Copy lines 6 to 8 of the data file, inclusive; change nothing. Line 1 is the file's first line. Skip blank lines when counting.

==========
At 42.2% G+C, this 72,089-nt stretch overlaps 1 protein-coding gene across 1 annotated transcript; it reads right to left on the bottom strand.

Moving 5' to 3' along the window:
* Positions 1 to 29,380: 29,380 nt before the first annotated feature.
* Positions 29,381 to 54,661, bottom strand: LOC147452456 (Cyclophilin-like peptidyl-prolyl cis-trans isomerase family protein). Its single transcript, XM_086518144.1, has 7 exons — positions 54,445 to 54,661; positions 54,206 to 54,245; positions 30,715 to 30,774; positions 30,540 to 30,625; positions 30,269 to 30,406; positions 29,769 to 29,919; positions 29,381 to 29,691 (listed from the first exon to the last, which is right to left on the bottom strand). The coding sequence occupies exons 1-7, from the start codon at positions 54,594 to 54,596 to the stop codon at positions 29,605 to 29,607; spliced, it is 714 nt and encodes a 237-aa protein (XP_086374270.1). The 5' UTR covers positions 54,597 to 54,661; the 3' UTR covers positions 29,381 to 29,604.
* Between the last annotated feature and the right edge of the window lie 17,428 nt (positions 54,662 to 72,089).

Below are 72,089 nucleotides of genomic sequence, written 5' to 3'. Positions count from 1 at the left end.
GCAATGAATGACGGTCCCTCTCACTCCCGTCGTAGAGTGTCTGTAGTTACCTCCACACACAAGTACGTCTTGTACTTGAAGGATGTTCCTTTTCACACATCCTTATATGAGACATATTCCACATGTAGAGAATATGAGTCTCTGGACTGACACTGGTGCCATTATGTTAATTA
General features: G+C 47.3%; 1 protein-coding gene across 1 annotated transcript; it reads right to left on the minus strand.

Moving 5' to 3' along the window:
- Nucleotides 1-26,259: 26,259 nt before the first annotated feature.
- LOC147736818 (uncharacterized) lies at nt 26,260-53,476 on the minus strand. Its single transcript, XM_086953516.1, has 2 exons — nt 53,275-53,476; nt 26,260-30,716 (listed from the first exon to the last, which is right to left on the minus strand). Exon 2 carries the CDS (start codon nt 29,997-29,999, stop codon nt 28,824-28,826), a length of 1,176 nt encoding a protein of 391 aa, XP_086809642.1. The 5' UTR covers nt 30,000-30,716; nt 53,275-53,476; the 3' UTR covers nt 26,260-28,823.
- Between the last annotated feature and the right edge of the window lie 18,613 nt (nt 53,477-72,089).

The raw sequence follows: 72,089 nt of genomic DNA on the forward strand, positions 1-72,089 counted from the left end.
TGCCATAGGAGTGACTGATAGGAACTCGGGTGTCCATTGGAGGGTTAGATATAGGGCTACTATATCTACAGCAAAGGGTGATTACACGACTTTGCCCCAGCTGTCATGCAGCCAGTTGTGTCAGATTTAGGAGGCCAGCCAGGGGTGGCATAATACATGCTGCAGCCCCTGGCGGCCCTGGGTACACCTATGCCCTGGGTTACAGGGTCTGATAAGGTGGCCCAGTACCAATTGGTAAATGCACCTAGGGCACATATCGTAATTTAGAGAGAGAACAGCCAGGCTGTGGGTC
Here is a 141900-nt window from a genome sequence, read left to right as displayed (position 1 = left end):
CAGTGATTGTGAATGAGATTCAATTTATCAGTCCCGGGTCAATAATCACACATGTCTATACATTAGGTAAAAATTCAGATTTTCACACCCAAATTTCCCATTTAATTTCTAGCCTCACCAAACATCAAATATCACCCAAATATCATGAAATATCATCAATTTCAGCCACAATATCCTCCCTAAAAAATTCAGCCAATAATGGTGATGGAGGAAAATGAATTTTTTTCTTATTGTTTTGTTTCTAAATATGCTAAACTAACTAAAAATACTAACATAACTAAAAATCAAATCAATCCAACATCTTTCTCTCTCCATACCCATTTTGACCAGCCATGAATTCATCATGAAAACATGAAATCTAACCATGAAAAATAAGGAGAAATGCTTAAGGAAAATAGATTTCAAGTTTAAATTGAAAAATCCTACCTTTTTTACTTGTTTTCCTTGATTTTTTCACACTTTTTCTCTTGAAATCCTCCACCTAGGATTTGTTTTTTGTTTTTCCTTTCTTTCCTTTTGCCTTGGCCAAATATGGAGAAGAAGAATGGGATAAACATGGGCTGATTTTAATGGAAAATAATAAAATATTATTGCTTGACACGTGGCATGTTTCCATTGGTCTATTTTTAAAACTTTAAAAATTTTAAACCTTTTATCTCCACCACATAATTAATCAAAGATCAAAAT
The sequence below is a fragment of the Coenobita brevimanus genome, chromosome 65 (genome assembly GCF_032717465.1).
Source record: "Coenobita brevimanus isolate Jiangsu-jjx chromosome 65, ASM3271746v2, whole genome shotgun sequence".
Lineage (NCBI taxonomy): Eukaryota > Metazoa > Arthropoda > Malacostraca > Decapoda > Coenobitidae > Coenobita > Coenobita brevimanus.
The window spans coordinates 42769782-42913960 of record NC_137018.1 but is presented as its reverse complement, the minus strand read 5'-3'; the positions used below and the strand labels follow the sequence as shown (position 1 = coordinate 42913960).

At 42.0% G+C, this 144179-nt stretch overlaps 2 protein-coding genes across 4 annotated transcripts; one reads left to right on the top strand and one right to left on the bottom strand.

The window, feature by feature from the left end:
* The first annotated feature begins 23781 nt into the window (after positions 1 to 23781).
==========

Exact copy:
Below are 72,089 nucleotides of genomic sequence, written 5' to 3'. Positions count from 1 at the left end.
GCAATGAATGACGGTCCCTCTCACTCCCGTCGTAGAGTGTCTGTAGTTACCTCCACACACAAGTACGTCTTGTACTTGAAGGATGTTCCTTTTCACACATCCTTATATGAGACATATTCCACATGTAGAGAATATGAGTCTCTGGACTGACACTGGTGCCATTATGTTAATTA
General features: G+C 47.3%; 1 protein-coding gene across 1 annotated transcript; it reads right to left on the minus strand.